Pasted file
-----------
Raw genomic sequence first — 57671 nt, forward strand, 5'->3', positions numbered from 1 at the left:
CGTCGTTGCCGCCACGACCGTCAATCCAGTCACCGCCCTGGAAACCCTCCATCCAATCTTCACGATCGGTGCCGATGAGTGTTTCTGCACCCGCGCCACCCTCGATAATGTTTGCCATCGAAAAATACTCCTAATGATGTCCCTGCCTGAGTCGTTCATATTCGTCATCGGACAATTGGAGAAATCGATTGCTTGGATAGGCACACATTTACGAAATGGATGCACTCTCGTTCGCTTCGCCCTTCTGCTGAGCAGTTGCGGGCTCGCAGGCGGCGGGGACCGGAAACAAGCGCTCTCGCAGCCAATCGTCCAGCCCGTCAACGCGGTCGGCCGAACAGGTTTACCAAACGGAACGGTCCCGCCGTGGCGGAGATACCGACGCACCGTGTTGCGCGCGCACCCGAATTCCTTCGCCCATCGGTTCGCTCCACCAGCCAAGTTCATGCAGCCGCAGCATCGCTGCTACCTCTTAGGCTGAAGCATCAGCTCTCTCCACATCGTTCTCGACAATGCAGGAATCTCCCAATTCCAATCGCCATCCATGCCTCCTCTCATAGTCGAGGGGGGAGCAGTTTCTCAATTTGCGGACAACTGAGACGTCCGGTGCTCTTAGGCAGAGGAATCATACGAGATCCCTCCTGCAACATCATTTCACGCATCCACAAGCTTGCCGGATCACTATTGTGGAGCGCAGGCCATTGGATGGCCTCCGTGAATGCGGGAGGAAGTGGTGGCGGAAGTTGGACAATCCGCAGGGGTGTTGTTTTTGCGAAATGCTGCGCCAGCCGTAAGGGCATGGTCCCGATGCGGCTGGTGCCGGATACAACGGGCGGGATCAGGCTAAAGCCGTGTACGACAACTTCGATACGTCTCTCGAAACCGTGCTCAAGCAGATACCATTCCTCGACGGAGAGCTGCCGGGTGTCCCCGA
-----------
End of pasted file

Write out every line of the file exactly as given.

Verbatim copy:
Raw genomic sequence first — 57671 nt, forward strand, 5'->3', positions numbered from 1 at the left:
CGTCGTTGCCGCCACGACCGTCAATCCAGTCACCGCCCTGGAAACCCTCCATCCAATCTTCACGATCGGTGCCGATGAGTGTTTCTGCACCCGCGCCACCCTCGATAATGTTTGCCATCGAAAAATACTCCTAATGATGTCCCTGCCTGAGTCGTTCATATTCGTCATCGGACAATTGGAGAAATCGATTGCTTGGATAGGCACACATTTACGAAATGGATGCACTCTCGTTCGCTTCGCCCTTCTGCTGAGCAGTTGCGGGCTCGCAGGCGGCGGGGACCGGAAACAAGCGCTCTCGCAGCCAATCGTCCAGCCCGTCAACGCGGTCGGCCGAACAGGTTTACCAAACGGAACGGTCCCGCCGTGGCGGAGATACCGACGCACCGTGTTGCGCGCGCACCCGAATTCCTTCGCCCATCGGTTCGCTCCACCAGCCAAGTTCATGCAGCCGCAGCATCGCTGCTACCTCTTAGGCTGAAGCATCAGCTCTCTCCACATCGTTCTCGACAATGCAGGAATCTCCCAATTCCAATCGCCATCCATGCCTCCTCTCATAGTCGAGGGGGGAGCAGTTTCTCAATTTGCGGACAACTGAGACGTCCGGTGCTCTTAGGCAGAGGAATCATACGAGATCCCTCCTGCAACATCATTTCACGCATCCACAAGCTTGCCGGATCACTATTGTGGAGCGCAGGCCATTGGATGGCCTCCGTGAATGCGGGAGGAAGTGGTGGCGGAAGTTGGACAATCCGCAGGGGTGTTGTTTTTGCGAAATGCTGCGCCAGCCGTAAGGGCATGGTCCCGATGCGGCTGGTGCCGGATACAACGGGCGGGATCAGGCTAAAGCCGTGTACGACAACTTCGATACGTCTCTCGAAACCGTGCTCAAGCAGATACCATTCCTCGACGGAGAGCTGCCGGGTGTCCCCGA